Presentation Tips: 10 Business Presentation Mistakes That Will Get You Fired, Demoted or Ignored
The vast majority of business presentations suck. We know this. Usually we blame bad PowerPoint. This article provides presentation tips on 10 mistakes we should avoid accidentally making.
There’s lots of presentation tips out there meant to help us. But if you work in corporate America, I would suggest you ignore most of it because most ‘business presentation advice’ doesn’t focus on presentations, it focuses on speeches.
I don’t know about your experience, but my boss gets pissed off when I try to give speeches on quarterly financial performance. He gets especially annoyed when I channel JFK, slip into a Bostonian accent and declare that:
We choose to make this investment in this decade and do the other things, not because they are easy, but because they are hard…John F. Kennedy (never)
Ya, that will get you fired.
‘Business presentations’ are not speeches, but they are how we communicate. They are the lingua franca of corporate America. They combine words, images and delivery to communicate our message. And they are hard.
Because being great at communication has always been hard.
Here are ten presentation tips: other mistakes that, if they don’t get you fired, will hurt your career or, at the very least, make you look like an idiot.
Presentation Tip (Mistake) #1: Equating a Business Presentation with an opportunity to ‘wing-it’
All the so-called ‘secrets of success’ will not work unless you do.Author Unknown, (smart person)
Really the only place to start. A simple truth.
If your meeting is important enough to prepare a presentation for, it is important enough to prepare a great presentation for. Put in the effort. If you don’t, you have no one to blame but yourself.
I won’t belabor this. It is assumed.
Presentation Tip (Mistake) #2: Worrying about your opening joke, your ‘intro’, your hair
This is not a performance. It is business. Your presentation to your board, boss, customer, or investor is not a TED Talk. It is not a speech. It is not public speaking.
‘Sit-down’ McKinsey-style business presentations around a board table are fundamentally different to public speaking and require a completely different approach to communication.
Presentation Tip (Mistake) #3: Not identifying the ‘Power Behind The Throne’
Who is your audience? Who has power? Who makes decisions?
Sometimes it is not clear who the real decision makers are, or where power lies. This is especially true when you are presenting to a group, are an ‘outsider’ or are not part of the company.
Once you have identified who you are really speaking to, determine what they are like. How do they like to consume information? What is the best way to reach them?
Presentation Tip (Mistake) #4: Presenting a topic, rather than answering a question
What Is In It For Them?
The most effective formula to ensuring your audience connects with your material and is engaged with your presentation is to give a presentation about something they care about.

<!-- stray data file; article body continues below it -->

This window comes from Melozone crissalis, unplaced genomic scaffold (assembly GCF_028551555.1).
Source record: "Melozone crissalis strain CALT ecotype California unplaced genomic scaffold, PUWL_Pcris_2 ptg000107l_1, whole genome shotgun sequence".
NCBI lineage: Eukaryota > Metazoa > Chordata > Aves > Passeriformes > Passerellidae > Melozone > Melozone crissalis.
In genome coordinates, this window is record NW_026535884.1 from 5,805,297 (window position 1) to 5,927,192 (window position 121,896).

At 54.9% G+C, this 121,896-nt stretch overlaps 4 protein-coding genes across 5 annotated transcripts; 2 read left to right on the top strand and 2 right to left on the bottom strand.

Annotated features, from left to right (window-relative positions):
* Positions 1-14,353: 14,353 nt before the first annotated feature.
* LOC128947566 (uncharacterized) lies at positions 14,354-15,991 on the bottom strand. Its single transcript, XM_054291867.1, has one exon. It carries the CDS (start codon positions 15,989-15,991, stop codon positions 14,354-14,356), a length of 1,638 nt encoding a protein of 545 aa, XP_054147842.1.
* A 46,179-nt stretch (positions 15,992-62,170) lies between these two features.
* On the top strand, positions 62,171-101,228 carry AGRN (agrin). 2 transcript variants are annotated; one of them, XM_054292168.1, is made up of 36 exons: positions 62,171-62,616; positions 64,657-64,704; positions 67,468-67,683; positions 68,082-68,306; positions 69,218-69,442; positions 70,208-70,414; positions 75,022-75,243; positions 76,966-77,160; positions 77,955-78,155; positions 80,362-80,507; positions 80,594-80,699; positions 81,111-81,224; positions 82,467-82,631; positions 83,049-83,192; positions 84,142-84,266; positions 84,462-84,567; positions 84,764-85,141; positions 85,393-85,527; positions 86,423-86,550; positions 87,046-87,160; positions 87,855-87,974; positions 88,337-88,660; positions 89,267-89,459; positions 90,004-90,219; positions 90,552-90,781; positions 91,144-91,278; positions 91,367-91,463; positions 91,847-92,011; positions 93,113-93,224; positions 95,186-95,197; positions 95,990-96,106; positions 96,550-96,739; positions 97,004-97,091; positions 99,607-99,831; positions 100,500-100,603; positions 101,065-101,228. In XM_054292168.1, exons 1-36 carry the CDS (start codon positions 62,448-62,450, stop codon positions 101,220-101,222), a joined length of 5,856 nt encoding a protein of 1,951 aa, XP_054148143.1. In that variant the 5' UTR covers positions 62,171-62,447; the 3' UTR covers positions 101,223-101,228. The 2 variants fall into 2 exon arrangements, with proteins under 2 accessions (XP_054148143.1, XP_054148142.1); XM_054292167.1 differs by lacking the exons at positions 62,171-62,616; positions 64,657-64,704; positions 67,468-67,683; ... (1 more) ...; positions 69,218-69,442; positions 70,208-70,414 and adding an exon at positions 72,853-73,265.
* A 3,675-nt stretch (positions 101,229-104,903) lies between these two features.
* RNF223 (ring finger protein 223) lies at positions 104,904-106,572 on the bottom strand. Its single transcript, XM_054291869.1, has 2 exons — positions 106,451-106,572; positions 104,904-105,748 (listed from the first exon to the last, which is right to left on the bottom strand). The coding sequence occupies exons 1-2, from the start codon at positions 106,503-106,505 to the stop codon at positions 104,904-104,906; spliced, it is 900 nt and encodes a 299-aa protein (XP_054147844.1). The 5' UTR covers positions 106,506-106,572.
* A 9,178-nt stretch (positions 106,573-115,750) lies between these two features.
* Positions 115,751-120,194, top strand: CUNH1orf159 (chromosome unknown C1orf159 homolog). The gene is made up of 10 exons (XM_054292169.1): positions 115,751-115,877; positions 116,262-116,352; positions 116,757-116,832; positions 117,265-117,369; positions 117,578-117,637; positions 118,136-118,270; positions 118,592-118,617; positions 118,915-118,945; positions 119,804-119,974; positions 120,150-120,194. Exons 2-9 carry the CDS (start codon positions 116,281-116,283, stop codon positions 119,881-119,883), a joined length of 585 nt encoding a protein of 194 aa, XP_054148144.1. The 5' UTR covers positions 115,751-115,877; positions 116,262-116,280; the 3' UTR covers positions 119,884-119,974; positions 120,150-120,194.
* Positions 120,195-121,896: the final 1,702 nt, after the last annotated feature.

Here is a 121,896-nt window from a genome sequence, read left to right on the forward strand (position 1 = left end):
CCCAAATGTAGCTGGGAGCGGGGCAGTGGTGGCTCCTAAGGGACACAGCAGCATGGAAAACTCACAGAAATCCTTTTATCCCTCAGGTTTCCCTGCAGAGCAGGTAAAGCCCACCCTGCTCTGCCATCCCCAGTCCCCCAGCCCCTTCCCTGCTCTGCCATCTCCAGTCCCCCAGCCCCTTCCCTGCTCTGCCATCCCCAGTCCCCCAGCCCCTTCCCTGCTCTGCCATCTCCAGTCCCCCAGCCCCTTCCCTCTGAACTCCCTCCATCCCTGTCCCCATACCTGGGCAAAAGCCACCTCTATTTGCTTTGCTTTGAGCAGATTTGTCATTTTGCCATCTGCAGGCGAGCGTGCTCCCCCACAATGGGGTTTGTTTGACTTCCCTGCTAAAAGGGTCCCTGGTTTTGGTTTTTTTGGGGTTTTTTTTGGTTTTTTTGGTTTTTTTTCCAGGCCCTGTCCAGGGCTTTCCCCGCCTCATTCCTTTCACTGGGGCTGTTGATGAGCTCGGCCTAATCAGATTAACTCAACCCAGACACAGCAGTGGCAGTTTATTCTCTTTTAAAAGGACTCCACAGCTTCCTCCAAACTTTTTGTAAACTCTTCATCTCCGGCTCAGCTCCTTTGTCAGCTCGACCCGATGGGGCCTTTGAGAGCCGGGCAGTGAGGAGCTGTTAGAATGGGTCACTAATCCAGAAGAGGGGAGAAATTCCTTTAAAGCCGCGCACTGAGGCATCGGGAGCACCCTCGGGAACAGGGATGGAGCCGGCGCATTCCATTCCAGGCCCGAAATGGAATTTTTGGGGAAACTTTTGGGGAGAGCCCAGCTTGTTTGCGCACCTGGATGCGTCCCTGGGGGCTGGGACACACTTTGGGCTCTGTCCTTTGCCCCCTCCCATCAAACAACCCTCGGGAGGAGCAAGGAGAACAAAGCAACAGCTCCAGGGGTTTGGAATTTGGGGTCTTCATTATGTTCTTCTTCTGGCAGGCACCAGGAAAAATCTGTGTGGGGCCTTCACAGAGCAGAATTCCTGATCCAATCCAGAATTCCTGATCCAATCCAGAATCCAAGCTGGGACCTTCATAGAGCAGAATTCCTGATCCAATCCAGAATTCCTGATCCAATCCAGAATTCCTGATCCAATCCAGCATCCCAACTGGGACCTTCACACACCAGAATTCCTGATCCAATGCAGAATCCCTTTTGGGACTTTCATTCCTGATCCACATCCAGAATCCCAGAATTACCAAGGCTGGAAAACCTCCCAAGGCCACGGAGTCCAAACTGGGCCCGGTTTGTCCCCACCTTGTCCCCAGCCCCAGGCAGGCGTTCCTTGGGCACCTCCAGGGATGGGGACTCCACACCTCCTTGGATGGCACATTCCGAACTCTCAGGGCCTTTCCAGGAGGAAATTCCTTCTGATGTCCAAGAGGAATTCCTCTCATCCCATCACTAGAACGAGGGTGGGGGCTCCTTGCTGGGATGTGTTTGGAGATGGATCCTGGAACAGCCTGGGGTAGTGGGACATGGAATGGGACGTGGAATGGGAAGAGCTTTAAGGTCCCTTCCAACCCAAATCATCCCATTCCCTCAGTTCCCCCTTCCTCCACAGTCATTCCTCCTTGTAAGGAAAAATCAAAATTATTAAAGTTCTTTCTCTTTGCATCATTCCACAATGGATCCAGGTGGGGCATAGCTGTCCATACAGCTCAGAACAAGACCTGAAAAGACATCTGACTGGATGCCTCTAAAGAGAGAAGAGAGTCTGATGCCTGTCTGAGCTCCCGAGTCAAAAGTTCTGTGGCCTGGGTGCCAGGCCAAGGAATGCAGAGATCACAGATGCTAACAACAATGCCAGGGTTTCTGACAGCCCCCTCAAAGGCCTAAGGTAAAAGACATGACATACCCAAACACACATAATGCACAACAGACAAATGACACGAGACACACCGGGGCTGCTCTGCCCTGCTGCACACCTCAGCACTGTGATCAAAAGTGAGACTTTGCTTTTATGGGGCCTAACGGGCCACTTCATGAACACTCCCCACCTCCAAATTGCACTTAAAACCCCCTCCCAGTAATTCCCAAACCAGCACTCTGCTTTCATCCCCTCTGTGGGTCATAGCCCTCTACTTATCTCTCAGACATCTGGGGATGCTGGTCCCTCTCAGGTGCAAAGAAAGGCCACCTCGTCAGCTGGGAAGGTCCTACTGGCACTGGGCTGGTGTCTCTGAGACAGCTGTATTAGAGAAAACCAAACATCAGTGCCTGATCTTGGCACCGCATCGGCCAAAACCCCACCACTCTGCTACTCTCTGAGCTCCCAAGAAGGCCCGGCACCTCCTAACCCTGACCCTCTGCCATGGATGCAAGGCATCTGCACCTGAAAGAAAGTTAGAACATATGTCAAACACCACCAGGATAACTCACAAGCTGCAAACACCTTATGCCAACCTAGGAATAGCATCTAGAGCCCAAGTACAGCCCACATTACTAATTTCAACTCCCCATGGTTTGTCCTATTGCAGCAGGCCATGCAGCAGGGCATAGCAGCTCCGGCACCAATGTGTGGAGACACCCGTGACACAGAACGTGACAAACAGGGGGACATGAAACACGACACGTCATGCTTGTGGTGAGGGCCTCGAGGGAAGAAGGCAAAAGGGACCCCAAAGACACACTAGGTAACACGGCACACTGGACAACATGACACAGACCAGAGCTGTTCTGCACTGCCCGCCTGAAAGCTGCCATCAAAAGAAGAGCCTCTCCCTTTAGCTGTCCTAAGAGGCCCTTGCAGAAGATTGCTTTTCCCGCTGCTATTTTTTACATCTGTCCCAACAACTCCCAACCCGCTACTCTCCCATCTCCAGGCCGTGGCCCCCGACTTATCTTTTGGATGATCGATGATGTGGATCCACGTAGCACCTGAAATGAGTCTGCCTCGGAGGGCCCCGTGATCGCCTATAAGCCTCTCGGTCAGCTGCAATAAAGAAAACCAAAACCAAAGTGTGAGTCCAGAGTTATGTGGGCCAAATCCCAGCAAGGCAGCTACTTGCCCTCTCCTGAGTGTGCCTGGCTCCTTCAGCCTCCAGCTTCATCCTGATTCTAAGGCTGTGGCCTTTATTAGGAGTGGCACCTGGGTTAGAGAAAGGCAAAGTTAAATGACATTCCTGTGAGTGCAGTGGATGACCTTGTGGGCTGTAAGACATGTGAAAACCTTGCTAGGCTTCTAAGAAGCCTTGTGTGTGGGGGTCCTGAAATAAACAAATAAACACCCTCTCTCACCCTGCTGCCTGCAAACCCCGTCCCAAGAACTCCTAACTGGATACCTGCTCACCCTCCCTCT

The best way to do this is to answer a question that they have. Rather than presenting about ‘Customer Relationship Management Software’, instead a presentation that answers the question ‘Our CRM software is old, does it need to be replaced?’ will prove to be much more relevant and topical for the audience.
Here are a couple of examples:
This process will very often result in much greater clarity around what EXACTLY the presentation should focus on.
The topic Customer Relationship Management Software could, for example, answer:
The resulting presentations for each of these questions, as you can image, would be very different.
Presentation Tip (Mistake) #5: Not having an introduction
There are many ways to start a presentation.
The best approach for business presentations is with an introduction that is designed to plant the question you are there to answer into the minds of the audience.
To do this:
Use Barbra Minto’s SCQ framework to help you.
Presentation Tip (Mistake) #6: Failing to structure your argument
Your job is to communicate your answer to your audience’s question.
When the audience cannot follow your logic, or the flow of your argument, they become frustrated. They get pissed off. They stop paying attention to you.
Your audience wants to follow what you are saying; the logic of your argument. But they need your help. Structure is how you signpost where you are going and help your audience internalize what you are saying.
Listen, structure is a good thing. But sometimes it just isn’t easy. Expect half your time to be spent working on structure.
Presentation Tip (Mistake) #7: Only asserting; failing to demonstrate
You know what they say about opinions. And everyone has one.
Your credibility skyrockets when you demonstrate the truth of your assertions through data, facts, or very compelling logic. Data is a good thing. Footnotes are a good thing. Use them.
Presentation Tip (Mistake) #8: Underestimating or overestimating the role of design
Design is important. It just isn’t everything.
Your objective is not to create a pretty deck. The objective is to communicate your point (your answer to your audience’s question).
Having said this, design matters. The medium is the message. I can’t take you seriously if you can’t be bothered to make your deck look good. Because it really isn’t that hard to meet a minimum standard.
But don’t allow design to get in the way of communicating your point, presenting your data.
Adopt a minimalist design ethos – not because it is inherently superior, but because it strips out the extraneous. It allows us to focus on that which is most important.